Innocent Spouse Relief: Do You Qualify?

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Written by Amber Westover | Last Updated February 24th, 2020
Amber is currently a Digital Marketing Strategist at Best Company. She is passionate about learning and researching. Her interests include traveling, eating sushi, painting, and reading Agatha Christie novels.

(This article is 1 of 15 chapters in The Definitive Guide to IRS Debt Forgiveness. Return to the guide to get the full explanation of IRS Debt Forgiveness.)

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Betrayal. Fear. Uncertainty. You recently discovered that your spouse, without your knowledge, lied on your joint tax return. Now you find yourself facing legal action and drowning in a sea of tax debt. Luckily, if you are faced with this devastating situation you have options.

According to Forbes, 95 percent of married couples jointly file taxes. This includes many benefits such as a large standard deduction, certain tax credits, and potential tax breaks due to the higher combined income. However, filing jointly has underwritten consequences. Both spouses are held liable for the accuracy of the tax return. Furthermore, both spouses are equally responsible for owed taxes. Subsequent divorce does not remove responsibility.

What Is Innocent Spouse Relief?

However, special circumstances may allow you to qualify for innocent spouse relief. Through this option, you will not be held responsible for inaccuracies on your tax return and the attached consequences (penalties, owed taxes, or interest). The aforementioned consequences will be solely attributed to your spouse (or former spouse).

Do You Qualify?

The IRS outlines three mandatory requirements for qualification:

  1. Your spouse is solely responsible for the error. Your spouse either omitted income or incorrectly reported a tax deficiency, other deductions, credits, etc.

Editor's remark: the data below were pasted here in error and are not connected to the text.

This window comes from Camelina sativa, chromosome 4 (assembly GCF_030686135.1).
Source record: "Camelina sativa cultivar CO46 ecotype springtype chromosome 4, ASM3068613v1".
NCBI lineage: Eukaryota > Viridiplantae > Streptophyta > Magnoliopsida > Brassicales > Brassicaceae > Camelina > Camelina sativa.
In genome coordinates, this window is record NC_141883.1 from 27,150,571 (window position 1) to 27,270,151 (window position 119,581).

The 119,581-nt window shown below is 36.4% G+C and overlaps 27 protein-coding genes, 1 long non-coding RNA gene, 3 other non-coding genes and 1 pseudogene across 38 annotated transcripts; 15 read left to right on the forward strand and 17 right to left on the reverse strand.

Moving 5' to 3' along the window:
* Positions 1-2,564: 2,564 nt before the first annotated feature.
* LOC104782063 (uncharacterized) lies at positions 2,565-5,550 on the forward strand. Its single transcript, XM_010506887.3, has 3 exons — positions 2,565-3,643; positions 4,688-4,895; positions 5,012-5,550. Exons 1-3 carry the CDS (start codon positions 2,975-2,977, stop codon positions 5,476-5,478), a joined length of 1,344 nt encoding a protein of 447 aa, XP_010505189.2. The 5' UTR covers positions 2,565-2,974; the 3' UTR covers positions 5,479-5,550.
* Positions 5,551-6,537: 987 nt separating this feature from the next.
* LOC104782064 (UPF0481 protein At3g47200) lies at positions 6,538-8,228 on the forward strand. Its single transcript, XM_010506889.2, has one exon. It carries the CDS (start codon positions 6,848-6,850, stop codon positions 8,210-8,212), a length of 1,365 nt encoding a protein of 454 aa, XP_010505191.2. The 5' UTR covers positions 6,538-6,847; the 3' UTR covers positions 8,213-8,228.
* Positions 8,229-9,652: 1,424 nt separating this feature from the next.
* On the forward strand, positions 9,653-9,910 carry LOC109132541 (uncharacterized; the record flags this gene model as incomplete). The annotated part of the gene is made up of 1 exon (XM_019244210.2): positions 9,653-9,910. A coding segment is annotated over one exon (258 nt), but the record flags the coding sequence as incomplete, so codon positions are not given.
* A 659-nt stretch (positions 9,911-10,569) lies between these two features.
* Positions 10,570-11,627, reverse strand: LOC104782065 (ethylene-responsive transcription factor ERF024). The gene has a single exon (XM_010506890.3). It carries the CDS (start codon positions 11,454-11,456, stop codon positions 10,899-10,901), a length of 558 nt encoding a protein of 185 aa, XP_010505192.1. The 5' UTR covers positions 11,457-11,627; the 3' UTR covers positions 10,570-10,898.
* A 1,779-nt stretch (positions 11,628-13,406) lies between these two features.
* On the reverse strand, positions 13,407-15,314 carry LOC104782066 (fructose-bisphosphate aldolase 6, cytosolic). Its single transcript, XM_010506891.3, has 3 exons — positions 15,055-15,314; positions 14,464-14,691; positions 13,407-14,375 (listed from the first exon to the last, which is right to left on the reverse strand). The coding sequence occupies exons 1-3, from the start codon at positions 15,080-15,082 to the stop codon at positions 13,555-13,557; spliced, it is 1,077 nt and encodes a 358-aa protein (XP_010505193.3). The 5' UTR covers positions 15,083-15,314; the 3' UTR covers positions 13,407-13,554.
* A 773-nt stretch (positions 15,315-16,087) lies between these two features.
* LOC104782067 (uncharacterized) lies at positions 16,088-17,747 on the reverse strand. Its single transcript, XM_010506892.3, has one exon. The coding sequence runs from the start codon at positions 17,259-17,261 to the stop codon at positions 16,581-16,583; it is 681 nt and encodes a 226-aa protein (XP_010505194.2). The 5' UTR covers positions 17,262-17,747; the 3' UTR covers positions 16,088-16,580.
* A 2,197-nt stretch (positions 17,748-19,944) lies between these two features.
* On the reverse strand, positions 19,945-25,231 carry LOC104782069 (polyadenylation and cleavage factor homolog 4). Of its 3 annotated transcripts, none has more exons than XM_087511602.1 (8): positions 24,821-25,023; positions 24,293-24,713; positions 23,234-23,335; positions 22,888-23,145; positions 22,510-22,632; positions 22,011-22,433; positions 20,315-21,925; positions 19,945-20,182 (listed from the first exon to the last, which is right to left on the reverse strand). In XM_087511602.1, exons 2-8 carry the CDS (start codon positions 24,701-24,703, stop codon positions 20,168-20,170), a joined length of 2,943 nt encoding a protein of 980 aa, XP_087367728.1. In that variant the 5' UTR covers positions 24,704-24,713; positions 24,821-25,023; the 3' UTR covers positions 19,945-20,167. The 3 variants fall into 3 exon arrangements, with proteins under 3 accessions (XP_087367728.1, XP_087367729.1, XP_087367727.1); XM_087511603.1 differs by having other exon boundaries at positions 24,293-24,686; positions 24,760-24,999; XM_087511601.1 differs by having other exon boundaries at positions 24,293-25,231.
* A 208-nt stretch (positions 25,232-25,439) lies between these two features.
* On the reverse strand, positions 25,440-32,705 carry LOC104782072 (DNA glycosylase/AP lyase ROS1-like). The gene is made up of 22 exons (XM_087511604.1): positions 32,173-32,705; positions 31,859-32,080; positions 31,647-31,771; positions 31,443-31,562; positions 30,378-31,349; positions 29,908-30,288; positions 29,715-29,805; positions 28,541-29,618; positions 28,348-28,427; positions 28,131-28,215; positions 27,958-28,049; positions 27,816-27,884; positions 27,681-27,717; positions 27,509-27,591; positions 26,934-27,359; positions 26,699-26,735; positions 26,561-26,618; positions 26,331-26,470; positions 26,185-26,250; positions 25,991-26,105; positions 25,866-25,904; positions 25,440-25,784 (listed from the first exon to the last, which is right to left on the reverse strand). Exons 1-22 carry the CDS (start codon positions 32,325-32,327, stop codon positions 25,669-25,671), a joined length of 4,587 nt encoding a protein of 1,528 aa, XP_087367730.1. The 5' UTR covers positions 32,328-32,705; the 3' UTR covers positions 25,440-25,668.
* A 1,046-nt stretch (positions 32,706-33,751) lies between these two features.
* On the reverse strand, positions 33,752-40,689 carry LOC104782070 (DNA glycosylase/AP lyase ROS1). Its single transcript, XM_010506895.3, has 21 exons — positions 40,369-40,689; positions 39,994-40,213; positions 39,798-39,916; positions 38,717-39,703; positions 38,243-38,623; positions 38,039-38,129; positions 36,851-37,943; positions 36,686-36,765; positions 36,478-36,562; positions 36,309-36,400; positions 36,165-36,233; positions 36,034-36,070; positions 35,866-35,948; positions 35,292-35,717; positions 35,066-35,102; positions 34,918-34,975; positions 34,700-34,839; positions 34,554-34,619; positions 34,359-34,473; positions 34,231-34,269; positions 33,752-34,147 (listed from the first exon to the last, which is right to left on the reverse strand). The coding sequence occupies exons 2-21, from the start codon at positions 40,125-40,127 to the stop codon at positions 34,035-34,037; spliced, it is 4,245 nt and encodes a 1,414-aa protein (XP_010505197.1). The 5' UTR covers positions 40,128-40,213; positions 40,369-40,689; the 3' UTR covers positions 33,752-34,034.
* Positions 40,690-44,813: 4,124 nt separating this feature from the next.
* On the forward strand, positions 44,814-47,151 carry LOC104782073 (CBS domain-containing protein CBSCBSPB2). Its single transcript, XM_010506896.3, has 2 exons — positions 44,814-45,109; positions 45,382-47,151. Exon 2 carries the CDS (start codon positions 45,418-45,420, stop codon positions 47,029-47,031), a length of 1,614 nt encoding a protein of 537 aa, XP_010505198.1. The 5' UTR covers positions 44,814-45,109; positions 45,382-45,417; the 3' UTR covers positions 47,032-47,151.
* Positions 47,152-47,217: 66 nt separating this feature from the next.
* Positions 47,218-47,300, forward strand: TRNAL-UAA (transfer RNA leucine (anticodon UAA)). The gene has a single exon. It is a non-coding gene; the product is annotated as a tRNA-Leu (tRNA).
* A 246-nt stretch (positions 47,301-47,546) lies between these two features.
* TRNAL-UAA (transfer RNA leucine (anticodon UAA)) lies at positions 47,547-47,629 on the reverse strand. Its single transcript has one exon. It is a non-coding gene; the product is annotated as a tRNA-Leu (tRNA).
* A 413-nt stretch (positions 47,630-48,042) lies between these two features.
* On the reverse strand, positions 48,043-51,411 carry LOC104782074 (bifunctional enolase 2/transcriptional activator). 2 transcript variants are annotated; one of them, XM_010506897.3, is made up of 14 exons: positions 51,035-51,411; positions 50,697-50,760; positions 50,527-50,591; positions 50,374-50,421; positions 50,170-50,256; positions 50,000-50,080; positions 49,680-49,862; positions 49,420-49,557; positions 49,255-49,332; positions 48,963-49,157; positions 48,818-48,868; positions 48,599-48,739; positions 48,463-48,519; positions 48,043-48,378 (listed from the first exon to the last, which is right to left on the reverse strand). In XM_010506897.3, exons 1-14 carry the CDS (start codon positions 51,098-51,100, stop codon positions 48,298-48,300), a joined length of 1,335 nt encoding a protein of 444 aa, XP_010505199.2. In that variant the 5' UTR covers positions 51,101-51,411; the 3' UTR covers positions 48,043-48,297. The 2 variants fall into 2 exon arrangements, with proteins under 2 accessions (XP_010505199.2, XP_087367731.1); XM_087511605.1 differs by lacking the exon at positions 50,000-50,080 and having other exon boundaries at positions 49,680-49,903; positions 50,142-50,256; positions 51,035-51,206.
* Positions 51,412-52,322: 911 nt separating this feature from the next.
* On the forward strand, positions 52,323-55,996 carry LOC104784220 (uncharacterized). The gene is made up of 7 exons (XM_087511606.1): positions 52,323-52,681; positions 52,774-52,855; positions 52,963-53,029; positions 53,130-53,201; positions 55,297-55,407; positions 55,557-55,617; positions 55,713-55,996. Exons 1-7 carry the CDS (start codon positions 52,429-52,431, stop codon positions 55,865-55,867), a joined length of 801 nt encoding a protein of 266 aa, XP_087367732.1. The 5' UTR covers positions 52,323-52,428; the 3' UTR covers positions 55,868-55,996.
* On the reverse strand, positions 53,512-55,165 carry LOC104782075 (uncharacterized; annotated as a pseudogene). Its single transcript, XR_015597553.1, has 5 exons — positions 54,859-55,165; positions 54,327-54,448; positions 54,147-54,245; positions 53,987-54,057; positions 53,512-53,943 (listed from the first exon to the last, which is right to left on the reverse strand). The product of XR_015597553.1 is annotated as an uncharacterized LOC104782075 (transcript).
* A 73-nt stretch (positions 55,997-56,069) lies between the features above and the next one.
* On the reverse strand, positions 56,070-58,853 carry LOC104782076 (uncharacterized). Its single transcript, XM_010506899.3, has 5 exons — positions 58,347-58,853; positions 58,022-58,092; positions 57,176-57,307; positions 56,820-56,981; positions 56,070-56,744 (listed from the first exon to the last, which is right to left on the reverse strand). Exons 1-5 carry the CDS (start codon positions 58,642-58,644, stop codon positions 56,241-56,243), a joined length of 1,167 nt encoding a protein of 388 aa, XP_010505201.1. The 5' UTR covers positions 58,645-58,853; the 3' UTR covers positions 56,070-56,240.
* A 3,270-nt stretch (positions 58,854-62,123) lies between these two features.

2. You did not know about the error. When you signed the tax return you did not know about the error and had no reason to know about it.
  3. It would be unfair to hold you responsible for the error.

A variety of factors will be taken into consideration such as your background and history. Suspicious behavior, such as transferring assets to avoid taxes, will be investigated and likely disqualify you. If you had any knowledge of the inaccuracies you will not qualify for this relief. In addition, if you failed to ask reasonable questions about the tax return before signing the IRS will most likely disbelieve your innocence.

How Do You Apply?

Innocent Spouse Relief is filed through Form 8857. The form asks specific questions regarding your situation. You must describe your involvement with your marital finances and the tax preparation process, your financial situation, and any history of domestic violence or spousal abuse (concerning the relevant spouse). The final portion of the form allows you to provide additional information about your circumstances.

This form is submitted to the IRS separate from your tax return by mail or fax. Innocent spouse relief requests must be filed within two years and only applies to joint tax returns. It may take up to six months for a final decision to be made.

Tax resolution companies such as Tax Defense Network will help you file for innocent spouse relief. They also offer free consultations to determine if this is the best option for your situation.

What if You Don't Qualify?

It is critical to note that not everyone qualifies for this relief. If you gain additional information, you can refile your claim.

If you do not qualify for innocent spouse relief you may be eligible for separation of liability relief, equitable relief, or injured spouse relief. You can review all your options with a top ranked tax debt relief company.

 

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